# Asymptotic assumptions in OLS

Let us assume the following data generating process:

(1) $\ \ y = X\beta + u$

where $y$ and $u$ are $n\times 1$ vectors, $X$ is a $n\times k$-matrix with $rk(X)=k$ and $\beta$ is a $k\times 1$-vector of coefficients. For the OLS-estimator to be unbiased we need to assume that the conditional expectation of $u$ given $X$ i.e. $E(u|X)=0$ holds for (1). If the data are actually generated with (1) and $\beta_0$ is the true value for $\beta$ then we can write

$E(\hat{\beta}|X) = \beta_0 + (X^TX)^{-1}X^TE(u|X) = \beta_0$.

My question is: does the assumption $E(u|X)$ already imply by the law of large numbers (LLN) that $\text{plim}_{n\to\infty} \ \frac{1}{n}X^Tu =0$?

My guess is yes because by LLN $\text{plim}_{n\to\infty} \ \frac{1}{n}X^Tu = \text{lim}_{n\to\infty}\frac{1}{n}E(X^Tu) = 0$ ?

The reason for this question is that if the assumption $E(u|X)=0$ does imply that $\text{plim}_{n\to\infty} \ \frac{1}{n}X^Tu =0$ than the asymptotic consistency of $\hat{\beta}$ follows directly from this particular assumption.

• Something is missing: "$E(u|X)$" is a number (or perhaps a vector), not a logical criterion, so it is nonsensical to write that it "holds." What did you intend? That $E(u|X)=0$? By the way, some explanation of your notation (at least to distinguish vectors from numbers) would make the question more readable, and therefore more likely to get good answers :-).
– whuber
Commented Dec 7, 2012 at 15:56
• Thanks and sorry for my sloppy notation. I'll edit to get some clarity. Commented Dec 7, 2012 at 15:58

The canonical reference for this kind of thing is White (2001).

The model you have is $$Y_i = \boldsymbol{X}_i'\boldsymbol{\beta}_0 + \varepsilon_i$$ together with the conditional exogeneity condition $\mathbb{E}(\varepsilon_i \mid \boldsymbol{X}_i) = 0$. Here $\boldsymbol{X}_i$ is a $k \times 1$ vector.

Your question is about the minimal conditions for the consistency of the OLS estimator. In particular, you would like to know if $\mathbb{E}(\varepsilon_i \mid \boldsymbol{X}_i) = 0$ is sufficient to prove that $\widehat{\boldsymbol{\beta}} \overset{p}{\to} \boldsymbol{\beta}_0$. We can go through the steps of proving the consistency to show that this condition is not sufficient.

• We have that \begin{align} \widehat{\boldsymbol{\beta}} &= \boldsymbol{\beta}_0 + \left(\frac{\mathbf{X}'\mathbf{X}}{n}\right)^{-1} \left(\frac{\mathbf{X}'\boldsymbol{\varepsilon}}{n}\right) \\ &= \boldsymbol{\beta}_0 +\left(\frac{\sum_{i=1}^n \boldsymbol{X}_i\boldsymbol{X}_i'}{n}\right)^{-1} \left(\frac{\sum_{i=1}^n\boldsymbol{X}_i\varepsilon_i}{n}\right) \end{align} where $\mathbf{X} = [\boldsymbol{X}_1, \ldots, \boldsymbol{X}_n]'$, and $\boldsymbol{\varepsilon} = [\varepsilon_1, \ldots, \varepsilon_n]'$.
As long as I can prove that $$\frac{\sum_{i=1}^n\boldsymbol{X}_i\varepsilon_i}{n} \overset{p}{\to} \boldsymbol{0}$$ and that $$\frac{\sum_{i=1}^n \boldsymbol{X}_i\boldsymbol{X}_i'}{n} \overset{p}{\to} \mathbf{m}_{\boldsymbol{X}\boldsymbol{X}}$$ where $\mathbf{m}_{\boldsymbol{X}\boldsymbol{X}}$ is a finite positive definite matrix, I can make two applications of Slutsky's theorem and get that $\widehat{\boldsymbol{\beta}} \overset{p}{\to} \boldsymbol{\beta}_0$. What guarantees this?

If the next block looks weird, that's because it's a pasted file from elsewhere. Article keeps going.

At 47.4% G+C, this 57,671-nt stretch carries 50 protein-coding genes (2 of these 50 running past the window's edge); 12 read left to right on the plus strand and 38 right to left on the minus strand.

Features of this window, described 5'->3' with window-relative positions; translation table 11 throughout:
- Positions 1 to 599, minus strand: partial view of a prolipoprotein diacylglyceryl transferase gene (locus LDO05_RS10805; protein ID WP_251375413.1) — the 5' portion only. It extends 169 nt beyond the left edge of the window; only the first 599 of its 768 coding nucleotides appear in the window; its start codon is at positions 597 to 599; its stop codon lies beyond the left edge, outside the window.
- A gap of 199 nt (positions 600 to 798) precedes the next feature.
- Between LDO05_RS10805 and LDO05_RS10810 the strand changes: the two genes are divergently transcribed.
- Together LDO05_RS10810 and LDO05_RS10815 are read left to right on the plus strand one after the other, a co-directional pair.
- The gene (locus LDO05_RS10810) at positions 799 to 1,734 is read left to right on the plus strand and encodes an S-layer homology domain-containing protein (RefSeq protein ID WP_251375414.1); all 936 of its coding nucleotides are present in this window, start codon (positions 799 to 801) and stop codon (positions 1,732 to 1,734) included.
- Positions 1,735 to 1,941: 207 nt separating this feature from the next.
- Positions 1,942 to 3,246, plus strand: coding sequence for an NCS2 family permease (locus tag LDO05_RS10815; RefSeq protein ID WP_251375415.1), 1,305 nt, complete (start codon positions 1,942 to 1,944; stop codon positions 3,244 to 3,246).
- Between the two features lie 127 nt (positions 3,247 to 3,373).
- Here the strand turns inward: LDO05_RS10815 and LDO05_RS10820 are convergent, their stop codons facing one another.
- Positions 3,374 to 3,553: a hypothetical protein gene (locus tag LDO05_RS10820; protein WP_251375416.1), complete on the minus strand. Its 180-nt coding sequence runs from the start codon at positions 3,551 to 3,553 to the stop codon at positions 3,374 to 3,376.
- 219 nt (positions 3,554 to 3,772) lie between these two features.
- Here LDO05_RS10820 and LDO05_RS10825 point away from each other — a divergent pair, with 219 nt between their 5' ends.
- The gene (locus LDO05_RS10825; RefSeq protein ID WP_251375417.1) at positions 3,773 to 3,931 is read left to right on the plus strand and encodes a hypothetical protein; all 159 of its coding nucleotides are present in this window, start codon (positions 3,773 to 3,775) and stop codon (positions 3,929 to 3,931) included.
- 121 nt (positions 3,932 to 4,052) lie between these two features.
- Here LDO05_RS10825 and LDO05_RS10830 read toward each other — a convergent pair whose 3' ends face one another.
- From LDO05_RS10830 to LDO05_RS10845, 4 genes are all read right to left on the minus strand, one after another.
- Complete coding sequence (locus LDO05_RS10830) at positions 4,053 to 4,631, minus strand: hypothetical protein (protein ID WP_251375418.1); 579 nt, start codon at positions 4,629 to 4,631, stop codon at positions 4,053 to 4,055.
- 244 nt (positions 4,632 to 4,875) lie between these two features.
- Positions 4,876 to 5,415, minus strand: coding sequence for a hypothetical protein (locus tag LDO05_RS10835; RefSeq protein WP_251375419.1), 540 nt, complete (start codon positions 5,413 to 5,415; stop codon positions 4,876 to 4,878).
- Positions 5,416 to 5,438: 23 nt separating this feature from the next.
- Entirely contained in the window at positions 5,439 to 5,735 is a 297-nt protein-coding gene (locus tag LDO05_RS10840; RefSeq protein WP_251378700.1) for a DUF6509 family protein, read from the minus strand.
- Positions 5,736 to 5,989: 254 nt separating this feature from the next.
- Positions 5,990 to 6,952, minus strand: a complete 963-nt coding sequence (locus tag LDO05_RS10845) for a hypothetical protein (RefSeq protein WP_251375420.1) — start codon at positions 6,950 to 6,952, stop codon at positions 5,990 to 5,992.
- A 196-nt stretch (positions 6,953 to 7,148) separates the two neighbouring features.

• The first requirement is guaranteed to hold by an application of your favorite LLN (in the case of IID observations, you can use Khintchine's WLLN) to state that \begin{align} \frac{\sum_{i=1}^n\boldsymbol{X}_i\varepsilon_i}{n} &\overset{p}{\to} \mathbb{E}(\boldsymbol{X}_i \varepsilon_i) \\ &= \boldsymbol{0} \end{align} Note that your conditional exogeneity condition guarantees that $\mathbb{E}(\boldsymbol{X}_i \varepsilon_i)$ exists (why?) and that it is equal to $\boldsymbol{0}$. So far, we have not needed any additional assumptions.

• The second requirement also requires use of an appropriate LLN to state that \begin{align} \frac{\sum_{i=1}^n \boldsymbol{X}_i\boldsymbol{X}_i'}{n} &\overset{p}{\to} \mathbb{E}(\boldsymbol{X}_i\boldsymbol{X}_i') \\ &\equiv \mathbf{m}_{\boldsymbol{X}\boldsymbol{X}} \end{align} where now we have to show that this convergence takes place and to a matrix with the required properties.
An application of the LLN in this context requires the RHS of the limit to be finite (whence comes the finiteness of the $\mathbf{m}_{\boldsymbol{X}\boldsymbol{X}}$ matrix requirement).
Next, even the pointwise full column rank of the design matrices $\mathbf{X}$, that is, the positive definiteness of $\mathbf{X}'\mathbf{X}$ does not guarantee that the limit is going to be positive definite, so that assumption will have to be made in addition.

Once you make these assumptions, then, you can claim consistency of the OLS estimator. Proving the consistency of the OLS estimator is possible under much weaker conditions of this type, for these, see White (2001, Ch. 2).

• Thx (once again :-]) for your detailed answer. I forgot about the statement of the second condition, that $X^TX$ need to "converge" too. The answer to the (why?) is that using the law of iterated expectations we get that $E(ϵ_iX_i)=E(E(ϵ_iX_i|X_i))=E(X_iE(ϵ_i|X_i))=E(X_i⋅0)=0$. Commented Dec 8, 2012 at 19:35
• This is just a tiny, pedantic thing to an otherwise amazing answer; but isn't the condition (from the beginning of your post) that $\mathbb{E}[\epsilon_i | \mathbf{X}]=0$? (i.e. conditional upon the design matrix at all $i$). From Greene textbook equation (2-6).
– Jase
Commented Dec 13, 2012 at 13:36
• It is. But I guess fg nu just wrote it down for explanatory reasons. Or did u refer to my previous post? Commented Dec 17, 2012 at 12:17
• @Jase, I do not think so. $E(\epsilon_i|X)=0$ is needed for unbiasedness, but not for consistency. Indeed, as the above derivation shows, not even $E(\epsilon_i|X_i)=0$ is necessary, as $E(\epsilon_i\cdot X_i)=0$ suffices. Commented Mar 7, 2015 at 8:50